One of the things I did on coming back into Magic after my long hiatus (my collection has a mild hiccup between Ice Age and Time Spiral) was go back through the coverage archives, first video and then text, and read about the recent history of the game. I’ve talked before about my favorite events in the archives, and among them is the top eight of Worlds 2005. I enjoy it because it includes a number of highly interactive matches, and that’s the kind of Magic I like to play — thus my proclivity for playing mid-range, grind-out-a-win-style decks.
Seedborn Muse appeared as a one-of in the sideboard of Mori’s Ghazi-Glare deck in that top eight, and that really caught my attention. Offering the possibility of tapping out on your turn and then Glaring the opposition down on their turn — or of untapping under a Hokori — the Seedborn is an enticingly powerful engine card. Also, it turns out you can accidentally win a free game off of Frank Karsten if everyone misses the interaction between Yosei and Muse. Oops.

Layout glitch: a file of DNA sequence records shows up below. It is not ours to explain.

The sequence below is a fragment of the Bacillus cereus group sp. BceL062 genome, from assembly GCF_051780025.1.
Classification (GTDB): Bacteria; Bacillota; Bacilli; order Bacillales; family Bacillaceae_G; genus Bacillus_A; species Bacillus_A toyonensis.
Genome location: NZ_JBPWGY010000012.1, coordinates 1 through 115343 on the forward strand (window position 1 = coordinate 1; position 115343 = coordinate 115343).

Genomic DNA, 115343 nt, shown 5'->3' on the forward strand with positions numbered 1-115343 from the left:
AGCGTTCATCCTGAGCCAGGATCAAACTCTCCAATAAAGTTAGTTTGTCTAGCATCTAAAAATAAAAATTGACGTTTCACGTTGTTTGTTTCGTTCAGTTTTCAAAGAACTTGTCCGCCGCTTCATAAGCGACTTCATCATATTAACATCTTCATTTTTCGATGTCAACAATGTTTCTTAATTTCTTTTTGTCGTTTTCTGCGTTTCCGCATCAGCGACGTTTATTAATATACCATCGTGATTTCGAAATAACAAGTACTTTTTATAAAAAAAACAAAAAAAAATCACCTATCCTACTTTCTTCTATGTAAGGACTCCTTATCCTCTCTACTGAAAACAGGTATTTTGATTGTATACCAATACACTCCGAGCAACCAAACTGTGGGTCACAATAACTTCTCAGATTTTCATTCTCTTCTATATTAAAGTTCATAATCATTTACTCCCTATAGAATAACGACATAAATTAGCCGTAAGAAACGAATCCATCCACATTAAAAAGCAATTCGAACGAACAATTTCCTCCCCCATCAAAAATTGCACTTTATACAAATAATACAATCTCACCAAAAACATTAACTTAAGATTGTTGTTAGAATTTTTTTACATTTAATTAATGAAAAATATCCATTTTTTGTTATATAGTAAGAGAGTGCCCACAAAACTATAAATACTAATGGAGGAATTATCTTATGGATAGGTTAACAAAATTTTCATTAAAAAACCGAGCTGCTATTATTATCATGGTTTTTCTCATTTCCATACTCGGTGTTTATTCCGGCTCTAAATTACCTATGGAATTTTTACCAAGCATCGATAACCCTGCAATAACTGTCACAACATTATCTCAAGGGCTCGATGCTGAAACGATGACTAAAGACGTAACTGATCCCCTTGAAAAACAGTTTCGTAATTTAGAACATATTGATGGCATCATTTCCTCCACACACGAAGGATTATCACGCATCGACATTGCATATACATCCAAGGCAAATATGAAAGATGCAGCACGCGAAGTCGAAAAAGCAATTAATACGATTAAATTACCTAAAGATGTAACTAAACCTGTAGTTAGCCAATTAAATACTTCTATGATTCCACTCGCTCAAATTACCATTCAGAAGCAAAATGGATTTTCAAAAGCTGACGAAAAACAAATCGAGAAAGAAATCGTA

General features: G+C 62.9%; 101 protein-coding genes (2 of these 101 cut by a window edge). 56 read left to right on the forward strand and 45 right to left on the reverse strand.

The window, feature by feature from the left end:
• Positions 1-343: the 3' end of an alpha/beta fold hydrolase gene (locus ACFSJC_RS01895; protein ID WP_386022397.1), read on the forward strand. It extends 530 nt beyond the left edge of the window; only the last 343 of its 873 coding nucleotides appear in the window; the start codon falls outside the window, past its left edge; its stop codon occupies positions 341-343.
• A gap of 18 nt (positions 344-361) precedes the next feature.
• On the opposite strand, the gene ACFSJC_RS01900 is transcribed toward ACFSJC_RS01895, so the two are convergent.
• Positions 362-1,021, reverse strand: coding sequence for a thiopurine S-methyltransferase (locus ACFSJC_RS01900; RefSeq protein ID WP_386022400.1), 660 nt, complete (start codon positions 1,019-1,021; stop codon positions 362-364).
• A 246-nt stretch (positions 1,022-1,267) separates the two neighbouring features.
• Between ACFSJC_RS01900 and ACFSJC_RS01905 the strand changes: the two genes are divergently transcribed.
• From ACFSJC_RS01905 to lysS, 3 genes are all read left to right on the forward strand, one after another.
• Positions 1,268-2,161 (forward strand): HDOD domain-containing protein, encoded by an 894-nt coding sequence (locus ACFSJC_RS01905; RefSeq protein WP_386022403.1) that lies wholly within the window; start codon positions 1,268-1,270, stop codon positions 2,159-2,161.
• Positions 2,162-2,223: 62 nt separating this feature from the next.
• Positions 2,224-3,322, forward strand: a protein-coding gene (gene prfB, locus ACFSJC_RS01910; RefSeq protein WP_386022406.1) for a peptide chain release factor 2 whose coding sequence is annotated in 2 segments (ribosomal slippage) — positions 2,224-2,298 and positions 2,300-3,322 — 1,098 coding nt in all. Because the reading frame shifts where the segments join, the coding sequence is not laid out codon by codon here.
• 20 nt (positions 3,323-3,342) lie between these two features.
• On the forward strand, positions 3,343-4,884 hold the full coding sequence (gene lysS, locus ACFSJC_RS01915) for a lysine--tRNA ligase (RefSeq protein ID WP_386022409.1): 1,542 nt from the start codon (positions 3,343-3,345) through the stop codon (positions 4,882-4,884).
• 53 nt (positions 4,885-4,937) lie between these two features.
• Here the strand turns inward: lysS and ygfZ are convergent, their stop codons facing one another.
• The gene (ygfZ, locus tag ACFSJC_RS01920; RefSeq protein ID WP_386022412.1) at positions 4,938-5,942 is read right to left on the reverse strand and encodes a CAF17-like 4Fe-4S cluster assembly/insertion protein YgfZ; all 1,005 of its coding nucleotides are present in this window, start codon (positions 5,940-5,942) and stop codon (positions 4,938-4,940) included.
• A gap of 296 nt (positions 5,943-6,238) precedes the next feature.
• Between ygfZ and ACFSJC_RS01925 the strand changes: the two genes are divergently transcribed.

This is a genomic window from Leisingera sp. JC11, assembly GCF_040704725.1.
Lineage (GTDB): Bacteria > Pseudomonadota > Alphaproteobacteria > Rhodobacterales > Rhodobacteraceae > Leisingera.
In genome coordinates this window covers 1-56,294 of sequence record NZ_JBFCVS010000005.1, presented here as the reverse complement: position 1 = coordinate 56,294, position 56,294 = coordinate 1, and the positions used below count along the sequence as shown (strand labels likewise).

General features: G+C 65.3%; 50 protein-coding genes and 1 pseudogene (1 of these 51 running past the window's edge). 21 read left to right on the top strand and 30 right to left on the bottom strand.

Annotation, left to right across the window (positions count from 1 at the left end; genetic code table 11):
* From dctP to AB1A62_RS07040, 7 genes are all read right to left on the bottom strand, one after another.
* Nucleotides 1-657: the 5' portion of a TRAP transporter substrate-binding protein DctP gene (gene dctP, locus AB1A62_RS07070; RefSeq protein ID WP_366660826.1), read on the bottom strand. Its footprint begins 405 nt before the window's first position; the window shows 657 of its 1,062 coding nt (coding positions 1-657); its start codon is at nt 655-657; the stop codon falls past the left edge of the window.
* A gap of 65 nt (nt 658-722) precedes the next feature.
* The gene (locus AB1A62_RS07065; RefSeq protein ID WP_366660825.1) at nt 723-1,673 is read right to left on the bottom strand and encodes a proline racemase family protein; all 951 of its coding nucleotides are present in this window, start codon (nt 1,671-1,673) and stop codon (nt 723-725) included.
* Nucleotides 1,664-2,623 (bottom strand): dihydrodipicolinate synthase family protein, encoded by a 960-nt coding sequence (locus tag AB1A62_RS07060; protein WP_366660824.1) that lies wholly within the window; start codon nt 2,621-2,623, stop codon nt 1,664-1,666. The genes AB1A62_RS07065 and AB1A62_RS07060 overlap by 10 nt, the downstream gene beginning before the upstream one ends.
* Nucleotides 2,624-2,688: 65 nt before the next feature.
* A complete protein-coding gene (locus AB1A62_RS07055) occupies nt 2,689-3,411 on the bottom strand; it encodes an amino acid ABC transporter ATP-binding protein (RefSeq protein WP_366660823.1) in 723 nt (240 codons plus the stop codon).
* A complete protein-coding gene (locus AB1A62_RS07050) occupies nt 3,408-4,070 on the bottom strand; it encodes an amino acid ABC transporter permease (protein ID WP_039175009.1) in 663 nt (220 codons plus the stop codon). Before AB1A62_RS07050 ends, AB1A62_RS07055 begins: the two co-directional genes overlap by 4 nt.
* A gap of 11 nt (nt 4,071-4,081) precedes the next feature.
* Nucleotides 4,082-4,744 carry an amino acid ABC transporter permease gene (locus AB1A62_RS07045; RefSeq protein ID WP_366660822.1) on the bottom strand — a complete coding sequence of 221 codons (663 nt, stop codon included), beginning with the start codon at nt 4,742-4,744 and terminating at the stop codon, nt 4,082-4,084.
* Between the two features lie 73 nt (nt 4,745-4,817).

The upshot of all this is that I’ve been wanting to use the Muse in a deck where it’s actually a good idea, yet have been disappointed at how often it just isn’t a good choice. However, I think the build I’m going to highlight below represents an instance of proper Muse use in a deck that has a chance to compete with the little blue people and all those technicolor mana bases.
Click through to the extended for a deck list and explanation.